War movies are a dime a dozen, and it takes something pretty special to stand out in the crowd. The Longest Day is one such movie. It is the most expensive movie filmed in Black and White (with the exception being the much more recent Schindler's List from Steven Spielberg in 1993), and it won two Academy Awards (Best Cinematography, Best Special Effects) and was nominated for three others (Best Picture, Best Editing and Best Art Direction).
One June 6th 1944, the Allied Invasion of France marked the beginning of the end of Nazi domination over Europe. The attack involved 3,000,000 men, 11,000 planes and 4,000 ships, comprising the largest armada the world has ever seen.
So this is a movie which focuses on one particular day in history, but rather then focus on a single character or single side of the war the movie does a brilliant job of telling the events of the day from the British, German, French and American sides. Indeed several directors were used to tell the different sides and against all odds the movie still turns out to be one seamless 3 hour long epic. Does it feel long? Not really. The movie has about an hours build up and then two hours of action which gives you time to learn the characters before they enter battle and meet their various fates.
Despite the fact that John Wayne often gets top billing for this movie, he plays only one small part in a brilliant ensemble cast with Fox now even billing the stars as "48 International Stars" (although it states 43 International Stars in the documentary). In fact the actors appearing in this movie are the who's who of Hollywood, British, French and German cinema and include the likes of John Wayne, Richard Burton, Robert Mitchum, Sean Connery, Henry Fonda, Red Buttons, Leo Genn, Peter Lawford, Kenneth More, Richard Todd, Gert Fröbe, Irina Demick, André Bourvil, Curt Jürgens, Robert Wagner and Arletty Bathiat. A brilliant cast, and each plays their roles, no matter how insignificant, perfectly.
The Longest Day is the 1960's equivalent to Saving Private Ryan. While it's no where near as violent or gruesome, when the battle starts and the soldiers storm the beach it's relentless. The scale of the battles are impressive. Two scenes in particular had us gob smacked - the first is the images of the plane flying along the beach strafing the soldiers below, and the second is a lengthy charge up to a well fortified casino. Both scenes give you a true understanding of the horrors of war.
The biggest issue with this release though is that the team responsible for encoding the disc have applied too much Digital Noise Reduction (DNR). Digital Noise Reduction is used to scrub away some of the dirt and grain from the image resulting in a "cleaner" picture. Indeed the picture is very clean and first impressions will likely blow you away. The problem with applying too much DNR though is that it also removes film grain and smaller details. Have a look at many of the actors faces in close ups and you won't find any detail - no stubble, no marks on their flesh, and little change in skin tone. Even Richard Burton, who doesn't have the smoothest of faces to be honest, looks fairly smooth in his few scenes in this release.
Other audio tracks on this disc include German and French DTS 5.1 tracks encoded at 768kbps. Both are pretty impressive efforts and sound pretty close to the English track, no doubt due to the original source material. Subtitles are provided in English, English, German, French, Danish, Dutch, Finnish, Norwegian, and Swedish.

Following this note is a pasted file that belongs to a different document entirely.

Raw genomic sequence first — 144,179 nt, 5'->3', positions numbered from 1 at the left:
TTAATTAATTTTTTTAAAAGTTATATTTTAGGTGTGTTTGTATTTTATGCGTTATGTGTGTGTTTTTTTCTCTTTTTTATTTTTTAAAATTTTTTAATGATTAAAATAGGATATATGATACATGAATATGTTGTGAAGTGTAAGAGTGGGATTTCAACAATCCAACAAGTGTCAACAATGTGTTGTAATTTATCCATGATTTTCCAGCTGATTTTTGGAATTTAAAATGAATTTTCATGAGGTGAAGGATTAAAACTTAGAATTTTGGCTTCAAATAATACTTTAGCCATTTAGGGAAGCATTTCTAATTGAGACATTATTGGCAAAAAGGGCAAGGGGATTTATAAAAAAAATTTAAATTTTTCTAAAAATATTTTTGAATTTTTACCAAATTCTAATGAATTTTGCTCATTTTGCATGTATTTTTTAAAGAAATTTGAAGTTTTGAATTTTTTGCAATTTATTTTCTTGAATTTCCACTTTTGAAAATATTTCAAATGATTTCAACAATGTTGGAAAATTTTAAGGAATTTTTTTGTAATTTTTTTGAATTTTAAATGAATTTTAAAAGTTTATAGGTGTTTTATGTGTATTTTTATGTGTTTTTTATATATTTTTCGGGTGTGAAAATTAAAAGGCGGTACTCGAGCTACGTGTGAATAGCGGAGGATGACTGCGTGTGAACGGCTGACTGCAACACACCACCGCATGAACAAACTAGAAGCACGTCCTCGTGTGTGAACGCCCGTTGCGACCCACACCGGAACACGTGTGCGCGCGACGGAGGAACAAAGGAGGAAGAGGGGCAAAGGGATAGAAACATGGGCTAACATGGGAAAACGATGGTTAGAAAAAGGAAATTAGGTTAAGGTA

Historical Commentary by Mary Corey: Now this is a great commentary track and the kind of which I would love to see on more "historical" movies. Mary provides plenty of insight into the movie and points out not only the accuracies, but also the inaccuracies to the real events. Fascinating stuff.
Commentary with filmmaker Ken Annakin: The last surviving of the four directors on the film (who sadly passed away on 22nd April 2009) discusses the making of this film in detail, as well as recollections of the actors and other directors. This is another great commentary on this disc.
A Day To Remember (17:52): This is a brilliant featurette with director Ken Annakin in which he details much about working with various cast and crew as well as working with the directors girlfriend. Such an insightful and delightful man to listen to with plenty of on-set footage and a hilarious story about the actors losing money from under their hats!
Longest Day: A Salute To Courage (43:46): This is a great retrospective documentary which looks at creating this epic movie including the pre-production, the 8 month shoot, and final release including Darryl F. Zanuck's battles with Fox Studios, the film studio which he founded 29 years earlier in 1933.
Backstory: The Longest Day (25:08): This is a featurette which focuses on 20th Century Fox founder and producer of The Longest Day Darryl Zanuck. It is quite an interesting documentary, which looks at one of Hollywood's most influential people in the mid-20th century and how he ended up making The Longest Day.
D-Day Revisited (51:51): This was a little disappointing to be honest, and is a look at Darryl Zanuck returning to the many locations in which the actual events and filming took place including interviews with some locals. There's also a little too much replaying of scenes from the movie.
Darryl F. Zanuck: A Dream Fulfilled (3:58): Richard D. Zanuck talks about his fathers dream of making the film. Short and a bit pointless given the other content on the disc.
Review By: Dave Warner